Why is there a levy/export charge on citrus?
The Australian Government introduces levies and export charges at the request of industry. These levies variously fund research and development, marketing, residue testing, plant and animal biosecurity programs and emergency responses for industry.
The citrus levy and export charge funds
Horticulture Innovation Australia Limited (HIAL) citrus research and development (R&D) and marketing and Plant Health Australia (PHA) plant health programs. To find out more, visit
Horticulture Innovation Australia Limited and
Plant Health Australia.
What is the levy/export charge payable on?
Levy is imposed on citrus produced in Australia where the producer either sells the product or uses it in the production of other goods.
Export charge is imposed on citrus produced in and exported from Australia. No export charge is payable if domestic levy has already been paid on the product to be exported.
Who pays the levy/export charge? Who submits returns?
The producer (the person who owns the citrus immediately after harvest) is liable to pay the levy.
If the producer sells their produce through an intermediary, such as a first purchaser, buying agent, selling agent or merchant, the intermediary must pay levy and submit all return forms on behalf of the producer. The intermediary can recover from the producer the amount of levy paid, by offset or otherwise.
If the producer sells citrus by retail sale—for example, direct to the consumer at roadside stalls or through shed or farm gate sales—they must pay levy and submit all return forms directly to the Department of Agriculture and Water Resources - Levies.
The producer—that is, the person who owns the product at the time of export from Australia—is liable to pay the export charge and submit return forms to the Department of Agriculture and Water Resources - Levies.
If the producer exports the product through an exporting agent, the agent must pay the charge and submit all return forms to the Department of Agriculture and Water Resources - Levies on behalf of the producer. The agent can recover from the producer the amount of charge paid from the producer (the owner of the product at the time of export).
return form or contact your
Department of Agriculture and Water Resources - Levies state office.
What is the levy/export charge rate on citrus?
|Type||Current Levy Rate|
(up to 30 June 2016)
|New Levy Rate|
(commencing 1 July 2016)
|Citrus - oranges in bulk||$2.75 per tonne||$4.25 per tonne|
|Citrus - oranges not in bulk||5.5 cents per box*||8.5 cents per box*|
|Citrus - other citrus in bulk||$2.00 per tonne||$3.50 per tonne|
|Citrus - other citrus not in bulk||4 cents per box*||7 cents per box*|
Australian Government levies exclude GST.
* See 'General information and definitions' for defined box weights.
Are there any exemptions from this levy/export charge?
Levy is not imposed if a producer sells citrus by retail sale and the total quantity of citrus sold by retail sale or used by the producer in the production of fruit juice or any other processed product in a levy year is not more than 500 boxes.
Levy is not imposed on citrus used or sold for stockfeed.
When is the payment due?
The return together with payment must be submitted to the Department of Agriculture and Water Resources - Levies within 28 days of the end of the quarter in which the citrus was purchased, processed, sold or exported. For example, the return and payment for the quarter ending 30 September—that is, for the months of July, August and September—are due on or before 28 October.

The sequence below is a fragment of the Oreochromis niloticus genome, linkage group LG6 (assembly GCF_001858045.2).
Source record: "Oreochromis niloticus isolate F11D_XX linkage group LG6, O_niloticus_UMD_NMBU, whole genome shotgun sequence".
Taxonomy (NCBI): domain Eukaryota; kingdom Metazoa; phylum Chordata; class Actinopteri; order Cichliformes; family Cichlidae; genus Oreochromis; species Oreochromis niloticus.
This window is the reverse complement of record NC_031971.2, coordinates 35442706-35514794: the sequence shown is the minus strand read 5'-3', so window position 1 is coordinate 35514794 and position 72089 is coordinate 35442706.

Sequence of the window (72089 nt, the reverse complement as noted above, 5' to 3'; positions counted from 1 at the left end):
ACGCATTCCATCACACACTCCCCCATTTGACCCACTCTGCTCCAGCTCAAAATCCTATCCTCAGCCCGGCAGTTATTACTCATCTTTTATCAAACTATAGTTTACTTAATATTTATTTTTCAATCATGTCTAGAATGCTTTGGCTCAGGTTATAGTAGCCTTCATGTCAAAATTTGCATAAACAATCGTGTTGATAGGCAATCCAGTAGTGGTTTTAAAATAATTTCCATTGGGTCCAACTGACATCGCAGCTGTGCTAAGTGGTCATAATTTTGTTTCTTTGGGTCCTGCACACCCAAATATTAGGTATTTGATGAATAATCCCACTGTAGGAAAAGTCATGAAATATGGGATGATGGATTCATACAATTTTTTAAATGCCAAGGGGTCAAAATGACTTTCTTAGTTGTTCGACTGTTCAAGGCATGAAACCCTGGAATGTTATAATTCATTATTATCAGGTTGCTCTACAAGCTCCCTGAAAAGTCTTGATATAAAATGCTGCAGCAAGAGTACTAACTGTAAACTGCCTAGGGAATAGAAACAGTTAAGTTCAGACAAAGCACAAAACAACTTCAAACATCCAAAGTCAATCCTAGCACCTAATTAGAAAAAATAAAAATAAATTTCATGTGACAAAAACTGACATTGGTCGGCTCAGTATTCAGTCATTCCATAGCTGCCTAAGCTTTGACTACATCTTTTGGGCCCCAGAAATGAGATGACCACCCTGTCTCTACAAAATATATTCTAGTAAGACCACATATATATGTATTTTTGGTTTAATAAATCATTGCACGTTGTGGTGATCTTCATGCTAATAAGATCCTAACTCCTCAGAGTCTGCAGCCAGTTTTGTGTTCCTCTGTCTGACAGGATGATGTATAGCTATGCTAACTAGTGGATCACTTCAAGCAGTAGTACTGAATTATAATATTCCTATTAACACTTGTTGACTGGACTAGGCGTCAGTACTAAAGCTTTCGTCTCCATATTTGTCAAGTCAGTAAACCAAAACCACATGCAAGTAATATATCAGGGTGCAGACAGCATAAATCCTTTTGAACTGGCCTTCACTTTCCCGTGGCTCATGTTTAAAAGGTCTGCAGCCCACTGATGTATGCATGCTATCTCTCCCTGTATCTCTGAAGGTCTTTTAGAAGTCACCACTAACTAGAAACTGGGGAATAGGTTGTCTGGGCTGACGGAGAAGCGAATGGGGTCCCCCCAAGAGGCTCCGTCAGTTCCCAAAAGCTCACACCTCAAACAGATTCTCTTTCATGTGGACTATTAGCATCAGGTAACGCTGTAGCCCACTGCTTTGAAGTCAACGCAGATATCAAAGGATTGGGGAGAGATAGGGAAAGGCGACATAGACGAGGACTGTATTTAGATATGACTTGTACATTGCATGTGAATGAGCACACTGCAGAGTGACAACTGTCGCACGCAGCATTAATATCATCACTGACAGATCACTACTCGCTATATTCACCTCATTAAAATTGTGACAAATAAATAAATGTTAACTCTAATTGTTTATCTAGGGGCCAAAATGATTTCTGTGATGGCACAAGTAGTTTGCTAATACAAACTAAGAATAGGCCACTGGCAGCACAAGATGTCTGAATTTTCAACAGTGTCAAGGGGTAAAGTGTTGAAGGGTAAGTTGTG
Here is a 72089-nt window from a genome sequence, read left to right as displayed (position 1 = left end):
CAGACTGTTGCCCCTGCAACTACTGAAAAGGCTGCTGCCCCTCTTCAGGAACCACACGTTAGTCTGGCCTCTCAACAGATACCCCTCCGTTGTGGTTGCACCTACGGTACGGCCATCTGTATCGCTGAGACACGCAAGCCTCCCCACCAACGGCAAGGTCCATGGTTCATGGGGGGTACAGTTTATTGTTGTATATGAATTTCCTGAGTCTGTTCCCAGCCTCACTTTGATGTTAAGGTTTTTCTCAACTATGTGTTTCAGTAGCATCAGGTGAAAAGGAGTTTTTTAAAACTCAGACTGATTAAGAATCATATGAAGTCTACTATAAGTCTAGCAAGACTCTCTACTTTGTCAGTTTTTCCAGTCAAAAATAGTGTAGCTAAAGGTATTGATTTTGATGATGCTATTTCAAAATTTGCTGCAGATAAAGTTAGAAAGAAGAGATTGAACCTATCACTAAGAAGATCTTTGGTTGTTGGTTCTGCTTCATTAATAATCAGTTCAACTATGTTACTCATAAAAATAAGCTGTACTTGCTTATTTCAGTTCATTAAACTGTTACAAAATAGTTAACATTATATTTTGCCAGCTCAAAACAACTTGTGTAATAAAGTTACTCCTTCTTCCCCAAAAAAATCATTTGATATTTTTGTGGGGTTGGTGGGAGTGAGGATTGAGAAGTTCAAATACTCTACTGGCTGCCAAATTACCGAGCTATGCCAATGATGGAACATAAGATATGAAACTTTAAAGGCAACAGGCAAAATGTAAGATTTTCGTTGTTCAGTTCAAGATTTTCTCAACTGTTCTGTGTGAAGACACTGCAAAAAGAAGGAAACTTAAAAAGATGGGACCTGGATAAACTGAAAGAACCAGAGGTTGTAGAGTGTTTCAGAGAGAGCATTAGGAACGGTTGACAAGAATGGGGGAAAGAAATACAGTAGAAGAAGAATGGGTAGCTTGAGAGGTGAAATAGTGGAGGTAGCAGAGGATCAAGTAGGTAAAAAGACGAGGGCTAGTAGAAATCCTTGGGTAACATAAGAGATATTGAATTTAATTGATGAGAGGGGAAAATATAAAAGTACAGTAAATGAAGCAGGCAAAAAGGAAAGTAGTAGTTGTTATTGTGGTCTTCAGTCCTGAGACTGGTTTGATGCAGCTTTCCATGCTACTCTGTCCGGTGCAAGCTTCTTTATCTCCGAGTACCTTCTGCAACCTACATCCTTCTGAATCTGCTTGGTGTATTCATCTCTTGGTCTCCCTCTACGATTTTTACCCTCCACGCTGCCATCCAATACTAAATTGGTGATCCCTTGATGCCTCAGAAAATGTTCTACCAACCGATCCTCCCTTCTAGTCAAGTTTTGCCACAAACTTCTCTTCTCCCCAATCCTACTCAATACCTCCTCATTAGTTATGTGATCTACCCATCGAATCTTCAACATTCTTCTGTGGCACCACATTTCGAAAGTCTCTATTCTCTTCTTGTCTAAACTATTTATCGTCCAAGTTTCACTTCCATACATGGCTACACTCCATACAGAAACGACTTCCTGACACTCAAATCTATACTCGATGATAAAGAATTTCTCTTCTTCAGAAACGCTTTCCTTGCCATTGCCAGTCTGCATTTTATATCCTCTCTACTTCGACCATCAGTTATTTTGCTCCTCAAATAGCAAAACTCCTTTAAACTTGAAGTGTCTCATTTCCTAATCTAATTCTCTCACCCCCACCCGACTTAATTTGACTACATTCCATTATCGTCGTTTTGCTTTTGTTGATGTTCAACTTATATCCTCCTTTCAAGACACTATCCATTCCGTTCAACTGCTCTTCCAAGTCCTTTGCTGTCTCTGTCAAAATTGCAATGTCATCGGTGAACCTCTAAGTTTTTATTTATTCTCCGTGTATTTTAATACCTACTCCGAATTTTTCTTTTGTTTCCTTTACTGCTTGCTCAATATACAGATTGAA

Producers who sell citrus by retail sale or who use citrus in the production of fruit juice or any other processed product, and who use a total of 500 boxes or more, must pay levy annually. The return together with payment must be submitted to the Department of Agriculture and Water Resources - Levies on or before 28 February in the next levy year. For example, the return and payment for the 2012 levy year* must be lodged by 28 February 2013.
A first purchaser, buying agent, selling agent or exporter may apply through the Department of Agriculture and Water Resources - Levies for an exemption from the requirement to lodge quarterly returns for a levy year* if they have reasonable grounds to believe that the levy/export charge payable will be less than $1000. If the Department of Agriculture and Water Resources - Levies grants an exemption, they must lodge returns annually.
Please contact your
Department of Agriculture and Water Resources - Levies state office for an application for exemption form or for more information on annual returns.
General information and definitions
The levy/export charge rates are calculated per tonne and per box.
A ‘box’ is defined as 20 kilograms for oranges and other citrus (excluding grapefruit) and 16.67 kilograms for grapefruit.
A 'retail sale' is a sale by the producer of the citrus direct to the consumer—that is, at a roadside stall or by shed or farm gate sale—and not to a first purchaser or through an agent.
*A levy year for citrus is a calendar year—that is, 1 January to 31 December.
What legislation covers this levy/export charge?
A legislative framework of imposition, collection and disbursement legislation authorises and supports Australia’s primary industries levies system. These are the relevant Acts:
Primary Industries (Excise) Levies Act 1999
Primary Industries (Customs) Charges Act 1999
Primary Industries Levies and Charges Collection Act 1991
Please note that, under section 27 of the
Primary Industries Levies and Charges Collection Act 1991, an authorised Department of Agriculture officer can release the names and addresses of levy payers to industry bodies and levy recipient organisations.
Download the legislation from
www.legislation.gov.au or call CanPrint Information Services on 02 6293 8383 to purchase a copy.
This information sheet is a guide only and does not substitute for the relevant legislation.